Unreal Tournament 3 CPU & High End GPU Analysis: Next-Gen Gaming Exploredby Anand Lal Shimpi & Derek Wilson on October 17, 2007 3:35 AM EST
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It's been a long time coming, but we finally have Epic's first Unreal Engine 3 based game out on the PC. While the final version of Unreal Tournament 3 is still a little farther out, last week's beta release kept us occupied over the past several days as we benchmarked the engine behind Rainbow Six: Vegas, Gears of War and Bioshock.
Used in some very beautiful games, Epic's Unreal Engine 3 has been bringing us some truly next-generation game titles and is significantly more demanding on the CPU and GPU than Valve's Source engine. While far from the impossible-to-run that Oblivion was upon its release, UE3 is still more stressful on modern day hardware than most of what we've seen thus far.
The Demo Beta
Although Unreal Tournament 3 is due out before the end of the year, what Epic released is a beta of the UT3 Demo and thus it's not as polished as a final demo. The demo beta has the ability to record demos but it can't play them back, so conventional benchmarking is out. Thankfully Epic left in three scripted flybys that basically take a camera and fly around the levels in a set path, devoid of all characters.
Real world UT3 performance will be more strenuous than what these flybys show but it's the best we can muster for now. The final version of UT3 should have full demo playback functionality, with which we'll be able to provide better performance analysis. The demo beta also only ships with medium quality textures, so the final game can be even more stressful/beautiful if you so desire.
The flybys can run for an arbitrary period of time, we standardized on 90 seconds for each flyby in order to get repeatable results while still keeping the tests manageable to run. There are three flyby benchmarks that come bundled with the demo beta: DM-ShangriLa, DM-HeatRay and vCTF-Suspense.
As their names imply, the ShangriLa and HeatRay flybys are of the Shangri La and Heat Ray deathmatch levels, while the vCTF-Suspense is a flyby of the sole vehicle CTF level that comes with the demo.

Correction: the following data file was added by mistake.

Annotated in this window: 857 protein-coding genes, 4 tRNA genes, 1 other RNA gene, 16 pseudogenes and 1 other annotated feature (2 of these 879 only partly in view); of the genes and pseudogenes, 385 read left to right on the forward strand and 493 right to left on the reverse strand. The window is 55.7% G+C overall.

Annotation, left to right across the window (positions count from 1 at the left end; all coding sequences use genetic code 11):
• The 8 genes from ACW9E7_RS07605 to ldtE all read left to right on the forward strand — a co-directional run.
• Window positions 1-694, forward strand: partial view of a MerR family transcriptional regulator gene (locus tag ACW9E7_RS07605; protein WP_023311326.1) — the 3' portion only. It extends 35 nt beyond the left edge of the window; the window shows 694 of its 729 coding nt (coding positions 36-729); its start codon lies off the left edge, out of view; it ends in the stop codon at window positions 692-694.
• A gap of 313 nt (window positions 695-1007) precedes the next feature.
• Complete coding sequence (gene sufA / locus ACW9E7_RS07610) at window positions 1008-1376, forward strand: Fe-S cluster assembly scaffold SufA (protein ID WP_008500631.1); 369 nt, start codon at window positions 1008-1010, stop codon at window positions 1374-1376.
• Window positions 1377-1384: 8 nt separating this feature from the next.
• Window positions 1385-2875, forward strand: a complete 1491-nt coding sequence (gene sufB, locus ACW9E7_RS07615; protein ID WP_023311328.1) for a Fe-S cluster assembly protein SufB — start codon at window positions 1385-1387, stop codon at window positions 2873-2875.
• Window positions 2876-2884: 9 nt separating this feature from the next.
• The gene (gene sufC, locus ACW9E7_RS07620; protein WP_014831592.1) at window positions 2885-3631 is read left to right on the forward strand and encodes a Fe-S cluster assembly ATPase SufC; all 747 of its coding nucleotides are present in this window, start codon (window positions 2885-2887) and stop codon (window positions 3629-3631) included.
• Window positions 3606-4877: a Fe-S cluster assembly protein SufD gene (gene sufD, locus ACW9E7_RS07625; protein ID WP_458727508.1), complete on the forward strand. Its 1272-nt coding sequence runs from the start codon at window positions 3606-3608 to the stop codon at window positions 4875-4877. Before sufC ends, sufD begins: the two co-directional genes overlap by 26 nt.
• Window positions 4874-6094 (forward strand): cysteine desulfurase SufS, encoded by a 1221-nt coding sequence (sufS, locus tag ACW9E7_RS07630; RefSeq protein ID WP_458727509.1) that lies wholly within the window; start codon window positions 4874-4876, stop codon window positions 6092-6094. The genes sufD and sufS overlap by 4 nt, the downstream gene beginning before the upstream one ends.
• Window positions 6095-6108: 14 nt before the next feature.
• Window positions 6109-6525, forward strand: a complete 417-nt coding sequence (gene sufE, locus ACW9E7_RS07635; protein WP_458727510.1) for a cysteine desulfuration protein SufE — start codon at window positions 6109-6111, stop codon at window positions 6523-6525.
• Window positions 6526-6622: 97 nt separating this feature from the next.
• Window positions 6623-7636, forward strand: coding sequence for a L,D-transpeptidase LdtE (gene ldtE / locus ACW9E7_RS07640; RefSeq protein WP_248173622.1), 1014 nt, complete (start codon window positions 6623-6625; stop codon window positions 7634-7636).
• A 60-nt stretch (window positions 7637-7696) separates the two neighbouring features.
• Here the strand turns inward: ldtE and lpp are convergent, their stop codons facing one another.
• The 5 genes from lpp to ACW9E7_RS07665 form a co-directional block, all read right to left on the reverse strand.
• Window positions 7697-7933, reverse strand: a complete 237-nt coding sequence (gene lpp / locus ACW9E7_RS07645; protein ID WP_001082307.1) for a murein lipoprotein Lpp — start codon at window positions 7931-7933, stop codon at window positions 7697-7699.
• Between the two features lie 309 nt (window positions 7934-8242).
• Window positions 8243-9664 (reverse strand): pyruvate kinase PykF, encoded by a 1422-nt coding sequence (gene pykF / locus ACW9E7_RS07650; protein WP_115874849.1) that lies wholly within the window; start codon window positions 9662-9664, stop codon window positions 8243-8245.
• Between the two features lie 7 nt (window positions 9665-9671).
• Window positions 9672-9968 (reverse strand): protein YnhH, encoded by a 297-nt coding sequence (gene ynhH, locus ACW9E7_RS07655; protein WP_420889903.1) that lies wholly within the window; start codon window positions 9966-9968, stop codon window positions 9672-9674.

Our GPU tests were run at the highest quality settings and with the -compatscale=5 switch enabled, which puts all detail settings at their highest values.
Our CPU tests were run at the default settings without the compatscale switch as we're looking to measure CPU performance and not GPU performance.
Intel Core 2 Extreme QX6850 (3.33GHz 4MB 1333FSB)
|Motherboard||Intel: Gigabyte GA-P35C-DS3R
AMD: ASUS M2N32-SLI Deluxe
|Video Cards||AMD Radeon HD 2900 XT
AMD Radeon X1950 XTX
NVIDIA GeForce 8800 Ultra
NVIDIA GeForce 8800 GTX
NVIDIA GeForce 8800 GTS 320MB
NVIDIA GeForce 7900 GTX
|Video Drivers||AMD: Catalyst 7.10
|Hard Drive||Seagate 7200.9 300GB 8MB 7200RPM|
|RAM||2x1GB Corsair XMS2 PC2-6400 4-4-4-12|
|Operating System||Windows Vista Ultimate 32-bit|
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retrospooty - Wednesday, October 17, 2007 - linkThe demo is not full detail, its a playable test with lower image settings than the final game. Wait and see the final before we see what its "supposed" to look like.
shabby - Wednesday, October 17, 2007 - linkIf its really going to look like these pics then this performance review is useless, fps will drop by half. Im hoping you're right, but im betting epic simply polished up those pics to wow everyone.
imaheadcase - Wednesday, October 17, 2007 - linkYah, i downloaded the demo. I was really disappointed. It gets boring really fast, like Quake Wars does. Nothing really innovating in terms of graphics, or fun factor, or "repeatability" over long term.
I think TF2 ruined all these games. lol
Pjotr - Wednesday, October 17, 2007 - link
This text does not match the graphs posted, where the max gain was 4.4% for ShangriLa, the other two tests showed close to 0% difference. Analysis mistake, graph error, typo or what?
Frallan - Wednesday, October 17, 2007 - linkWell since many of us today (yes even I bought one) has started to use Lappys and there is ones out now that where it is possible to play a view on how a 8600 GT w 512DDR2 and 256 DDR3 does would be nice and from 1680*1050 downwards. There are tons of these in lappys now so..
Pretty please :)
Lifted - Wednesday, October 17, 2007 - linkSeconded.
Blacklash - Wednesday, October 17, 2007 - linkJust grab ATiTool from Techpowerup! and reduce the clocks of the XT.
Interesting article, and as someone said you have a chart with text referring to AMD above it and the actual CPU numbers labelled as Intel. The last four charts on the clock for clock page say AMD yet list Intel CPUs.
dvinnen - Wednesday, October 17, 2007 - linkLast time I checked, ATiTool dosen't support the HD 2900xt. Only one that I know of is a buggy peice of software from AMD to change clock speeds.
NullSubroutine - Wednesday, October 17, 2007 - linkAti Tools works with 2900, I use it for my overclocking/fan contol.
Ati Tray Tols does not work with the 2900. They are two different programs, Ati Tools is mainly for the things I use them for, while Tray Tools is a replacement for Catalyst Control Center.
Bjoern77 - Wednesday, October 17, 2007 - linkwhy bench the 2900 pro? is there a 2900pro which can't be clocked back to xt level? :)
I'm glad i got a 2900pro for myself, regarding this benches i get 95% performance of a 8800gtx for 50% of it's price.